Visiting the first church of Valletta
The small “Our Lady of Victory” is significant for the history of Malta because it was the first church erected in Valletta. The Grandmaster Jean Parisot de Valette, to commemorate his victory over the Ottoman invaders during the Great Siege in 1565, ordered that a church would be the first building of the new fortress city of Valletta. Works began in 1567, and tradition considers it to be the site where the foundation stone of Valletta was laid on 28 March 1566.
Our Lady of Victory church served as the first church of the Knights of the Order of St John in Valletta until 1577 when the new Cathedral of St John was completed. Grand Master La Vallette was buried in the Church after his death in 1568 until 1579 when his successors ordered to move his remains to the St John Cathedral. In 1617 it became the Parish Church of the Order.
The church underwent modifications towards the end of the seventeenth century by Grand Master Perellos y Roccafull. Finally, it was remodelled in the mid-eighteenth century by Grand Master Pinto de Fonseca with the baroque facade you see today. The facade also includes a bronze bust of Pope Innocent XII.
Known by the local people as “Tal-Vitorja”, the Church commemorates two great victorious episodes: the lifting of the Great Siege on the eve of 8 September 1565 and the capitulation of the Italian Fleet to the allied forces on the same day in 1943.
Inside the Church
So like most of the churches in Malta, Our Lady of Victory contains many artistic treasures. The most magnificent is the vault paintings (commissioned by Grandmaster Perellos in 1716) by the Maltese artist Alessio Erardi that depicts episodes from the life of the Blessed Virgin and constitutes a rare example of Maltese baroque art.
The church boasts five altars:
- The altar of St Liborius of Paderborn, Bishop of Paderborn and patron saint of those suffering from gallstones, features a painting of the saint by Ermenegildo Grech dating back to 1795. In addition, a statuette of the Infant Jesus of Prague (patron of the unborn children) is worshipped on this altar. It is a porcelain copy of the one at the Our Lady of Victories Church in Mala Strana, Prague, donated in 2006 by the Maltese Association of the Order of St John.
- The altar of St John the Evangelist features an altarpiece depicting St John on the island of Patmos writing the Book of Revelations. His symbol, the eagle, is carved overhead the altar and seraphim decorate the sides.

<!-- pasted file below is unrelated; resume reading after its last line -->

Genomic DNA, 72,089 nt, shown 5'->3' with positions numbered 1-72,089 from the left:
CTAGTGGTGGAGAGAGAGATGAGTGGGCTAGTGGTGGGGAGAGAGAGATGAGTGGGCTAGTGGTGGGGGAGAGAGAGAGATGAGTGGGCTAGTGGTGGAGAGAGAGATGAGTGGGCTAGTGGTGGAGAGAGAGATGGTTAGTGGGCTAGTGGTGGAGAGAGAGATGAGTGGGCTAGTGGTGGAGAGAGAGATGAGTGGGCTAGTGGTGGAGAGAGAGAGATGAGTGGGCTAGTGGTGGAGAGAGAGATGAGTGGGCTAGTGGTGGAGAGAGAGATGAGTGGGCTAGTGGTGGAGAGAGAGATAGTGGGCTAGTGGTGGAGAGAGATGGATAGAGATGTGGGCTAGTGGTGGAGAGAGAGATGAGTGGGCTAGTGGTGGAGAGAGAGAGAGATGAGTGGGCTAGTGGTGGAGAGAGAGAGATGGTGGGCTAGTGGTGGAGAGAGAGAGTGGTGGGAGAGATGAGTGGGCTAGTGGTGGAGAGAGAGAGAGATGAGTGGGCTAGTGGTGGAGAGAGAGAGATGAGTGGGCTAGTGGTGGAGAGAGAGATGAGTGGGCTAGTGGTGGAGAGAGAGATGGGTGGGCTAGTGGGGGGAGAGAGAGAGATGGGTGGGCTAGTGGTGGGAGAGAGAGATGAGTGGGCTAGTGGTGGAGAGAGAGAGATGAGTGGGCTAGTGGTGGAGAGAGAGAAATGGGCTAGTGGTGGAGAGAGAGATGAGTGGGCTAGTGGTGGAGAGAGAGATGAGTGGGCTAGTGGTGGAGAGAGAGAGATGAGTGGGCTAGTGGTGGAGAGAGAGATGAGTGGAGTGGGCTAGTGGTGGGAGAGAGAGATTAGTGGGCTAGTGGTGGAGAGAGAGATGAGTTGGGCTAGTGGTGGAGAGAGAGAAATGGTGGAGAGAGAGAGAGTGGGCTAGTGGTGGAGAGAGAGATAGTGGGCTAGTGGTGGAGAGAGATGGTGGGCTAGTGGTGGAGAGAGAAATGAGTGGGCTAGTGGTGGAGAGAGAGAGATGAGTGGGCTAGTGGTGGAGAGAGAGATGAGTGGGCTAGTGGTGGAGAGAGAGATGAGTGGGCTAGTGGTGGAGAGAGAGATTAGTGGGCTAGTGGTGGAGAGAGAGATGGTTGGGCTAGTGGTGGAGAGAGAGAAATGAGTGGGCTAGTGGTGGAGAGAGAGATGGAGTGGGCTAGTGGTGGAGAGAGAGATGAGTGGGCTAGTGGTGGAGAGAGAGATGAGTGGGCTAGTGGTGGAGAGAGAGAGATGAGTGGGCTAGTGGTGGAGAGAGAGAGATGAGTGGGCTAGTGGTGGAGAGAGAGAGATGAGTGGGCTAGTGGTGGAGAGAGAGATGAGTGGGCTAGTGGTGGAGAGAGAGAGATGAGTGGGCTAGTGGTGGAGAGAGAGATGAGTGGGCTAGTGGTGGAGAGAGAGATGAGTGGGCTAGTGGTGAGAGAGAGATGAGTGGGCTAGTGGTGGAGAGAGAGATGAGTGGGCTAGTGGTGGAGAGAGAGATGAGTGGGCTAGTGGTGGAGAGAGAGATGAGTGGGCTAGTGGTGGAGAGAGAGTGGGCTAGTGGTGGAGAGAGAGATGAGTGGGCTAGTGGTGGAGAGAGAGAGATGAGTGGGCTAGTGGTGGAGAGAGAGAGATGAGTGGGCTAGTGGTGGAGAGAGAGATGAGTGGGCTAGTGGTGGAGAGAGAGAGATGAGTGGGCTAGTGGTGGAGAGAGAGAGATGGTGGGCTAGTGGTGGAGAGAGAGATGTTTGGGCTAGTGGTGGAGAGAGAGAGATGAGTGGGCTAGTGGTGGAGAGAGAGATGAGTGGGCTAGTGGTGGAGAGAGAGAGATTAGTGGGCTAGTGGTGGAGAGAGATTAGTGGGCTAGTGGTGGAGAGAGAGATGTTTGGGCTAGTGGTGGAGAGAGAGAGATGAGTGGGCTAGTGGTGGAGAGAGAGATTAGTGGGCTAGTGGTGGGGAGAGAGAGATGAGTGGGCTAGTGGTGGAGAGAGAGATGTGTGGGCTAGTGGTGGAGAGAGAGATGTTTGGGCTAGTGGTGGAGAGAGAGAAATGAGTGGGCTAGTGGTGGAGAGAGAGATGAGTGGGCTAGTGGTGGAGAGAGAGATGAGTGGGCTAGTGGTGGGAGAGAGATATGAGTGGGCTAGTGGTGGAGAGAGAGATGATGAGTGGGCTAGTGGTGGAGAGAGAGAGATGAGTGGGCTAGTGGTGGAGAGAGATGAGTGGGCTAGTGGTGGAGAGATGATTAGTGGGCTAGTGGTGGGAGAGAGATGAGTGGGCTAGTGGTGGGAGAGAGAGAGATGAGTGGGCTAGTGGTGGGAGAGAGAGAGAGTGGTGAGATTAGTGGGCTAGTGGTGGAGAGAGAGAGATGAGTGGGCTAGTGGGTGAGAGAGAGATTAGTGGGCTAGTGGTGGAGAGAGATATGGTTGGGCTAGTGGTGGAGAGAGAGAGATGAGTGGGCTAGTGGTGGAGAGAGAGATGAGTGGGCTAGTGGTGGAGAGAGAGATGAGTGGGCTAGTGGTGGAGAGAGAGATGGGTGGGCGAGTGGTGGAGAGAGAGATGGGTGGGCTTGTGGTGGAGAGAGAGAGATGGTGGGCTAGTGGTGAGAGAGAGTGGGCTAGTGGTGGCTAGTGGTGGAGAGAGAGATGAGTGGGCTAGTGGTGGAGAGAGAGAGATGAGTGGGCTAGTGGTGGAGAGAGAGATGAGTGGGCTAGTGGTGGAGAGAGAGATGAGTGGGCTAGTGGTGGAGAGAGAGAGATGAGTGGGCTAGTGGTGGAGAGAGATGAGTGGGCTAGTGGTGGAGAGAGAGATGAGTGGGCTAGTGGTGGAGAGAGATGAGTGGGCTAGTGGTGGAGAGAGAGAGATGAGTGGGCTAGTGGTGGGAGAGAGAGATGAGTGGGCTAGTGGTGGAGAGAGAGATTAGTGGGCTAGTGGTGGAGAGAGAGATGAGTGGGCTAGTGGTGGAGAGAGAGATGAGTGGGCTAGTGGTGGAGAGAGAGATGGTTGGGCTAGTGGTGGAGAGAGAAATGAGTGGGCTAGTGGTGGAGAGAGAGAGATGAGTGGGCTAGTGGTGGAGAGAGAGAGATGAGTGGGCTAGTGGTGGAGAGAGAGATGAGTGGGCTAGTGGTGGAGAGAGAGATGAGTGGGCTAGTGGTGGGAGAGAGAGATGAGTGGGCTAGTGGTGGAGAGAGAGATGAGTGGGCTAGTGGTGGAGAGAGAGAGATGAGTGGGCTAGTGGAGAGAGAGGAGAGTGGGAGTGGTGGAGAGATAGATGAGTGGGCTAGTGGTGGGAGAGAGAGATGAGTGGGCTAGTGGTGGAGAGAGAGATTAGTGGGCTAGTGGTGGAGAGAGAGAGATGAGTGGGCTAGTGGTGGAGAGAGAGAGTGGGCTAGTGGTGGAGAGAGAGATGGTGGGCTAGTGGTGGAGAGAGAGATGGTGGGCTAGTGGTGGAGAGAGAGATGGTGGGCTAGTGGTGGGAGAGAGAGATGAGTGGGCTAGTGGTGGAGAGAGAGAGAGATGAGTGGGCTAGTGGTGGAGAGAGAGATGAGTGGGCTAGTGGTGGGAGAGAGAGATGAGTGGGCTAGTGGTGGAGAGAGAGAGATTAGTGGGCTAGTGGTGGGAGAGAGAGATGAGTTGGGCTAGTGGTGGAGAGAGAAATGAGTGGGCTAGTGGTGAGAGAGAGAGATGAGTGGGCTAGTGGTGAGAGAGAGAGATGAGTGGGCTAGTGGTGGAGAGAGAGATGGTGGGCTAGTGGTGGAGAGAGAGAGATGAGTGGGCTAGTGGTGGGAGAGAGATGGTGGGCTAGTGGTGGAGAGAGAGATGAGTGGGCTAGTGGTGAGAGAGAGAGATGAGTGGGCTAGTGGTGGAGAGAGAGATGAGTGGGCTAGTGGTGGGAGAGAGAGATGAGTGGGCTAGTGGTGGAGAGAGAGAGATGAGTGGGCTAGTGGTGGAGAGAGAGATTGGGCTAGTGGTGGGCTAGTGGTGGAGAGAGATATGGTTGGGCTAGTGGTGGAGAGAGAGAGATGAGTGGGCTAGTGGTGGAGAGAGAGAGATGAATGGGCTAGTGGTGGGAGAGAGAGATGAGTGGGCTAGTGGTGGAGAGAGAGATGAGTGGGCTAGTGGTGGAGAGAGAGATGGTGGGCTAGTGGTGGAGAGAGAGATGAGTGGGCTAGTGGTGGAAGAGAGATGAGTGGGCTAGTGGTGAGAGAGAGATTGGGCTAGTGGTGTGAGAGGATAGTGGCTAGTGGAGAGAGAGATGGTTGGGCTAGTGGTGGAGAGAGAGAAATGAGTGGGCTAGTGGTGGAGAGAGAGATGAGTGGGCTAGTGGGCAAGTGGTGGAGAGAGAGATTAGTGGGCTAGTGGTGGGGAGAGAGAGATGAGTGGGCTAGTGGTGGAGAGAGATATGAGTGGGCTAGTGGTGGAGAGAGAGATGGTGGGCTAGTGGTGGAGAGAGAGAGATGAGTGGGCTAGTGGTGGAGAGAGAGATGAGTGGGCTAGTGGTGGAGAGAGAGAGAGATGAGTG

- Altar of St Philip Neri (1648), erected after a petition to Grand Master Paul Lascaris de Castellar and donated by the Grand Prior of Germany, Fra Philipp Wilhelm, whose heraldic arms can be seen on the ledge. The altarpiece depicts St Philip Neri, the “Apostle of Rome”, who experienced profound spiritual revelations which were so strong they inflamed his heart.
- The altar of St John of God (1745) was the last altar to be established in the church. It was erected by the Chaplain of Obedience of the Order, Fra Domenico Scerri, at the request of Grand Master Emanuel Pinto de Fonseca. In 1797 St John of God was chosen as the patron of the Donats of the Order of St John, the people who were associated with the Order without being full members in any of its grades.
- The High Altar, built in many precious polychrome marbles and embellished by the grand 8 pointed Cross of the Order. It was erected in 1752 by the Bailiff of Majorca, Fra Gerolimo Ribas de Montelieu, whose coat of arms can be seen inlaid in the marble on either side. Behind the altar, you could notice a beautiful painting depicting the Nativity of the Virgin (16th century), two Triptych panel fragments of St John (Patron Saint of the Order of St John) and of St Paul (Patron Saint of Malta), two paintings depicting St Anthony Abbot and St Anthony of Padua (16th century), and a Byzantine Silver Icon of Our Lady of Victory (donated by Grand Master Alof de Wignacourt).
Amongst the exciting collection of paintings of the church, you’ll notice “The Holy Virgin and Child” (18th century), a painting found at the foot of the titular painting of St Philip Neri and donated by Fra Philip Wolfgang von Guttenberg (the Bailiff of Brandenburgh and notable dignitary of the Order), a great devotee of the Virgin. His coat-of-arms can be seen at the bottom of the painting. The painting is a copy after Carlo Maratta, and the original one is housed in the Pinacoteca Vaticana. Last but not least, the neoclassic monument to the Grand Admiral Angelo Emo (1802) died in Malta in 1792 while on a naval campaign, and, as he wished, his heart is conserved here while the rest of his mortal remains are conserved in Venice.
|Need to Know about the church|
|Opening time :
Monday – Friday 08.45 – 16.00 ; Saturday 10.00 – 16.00 ; Sunday 10.00 -13.00. Free entrance.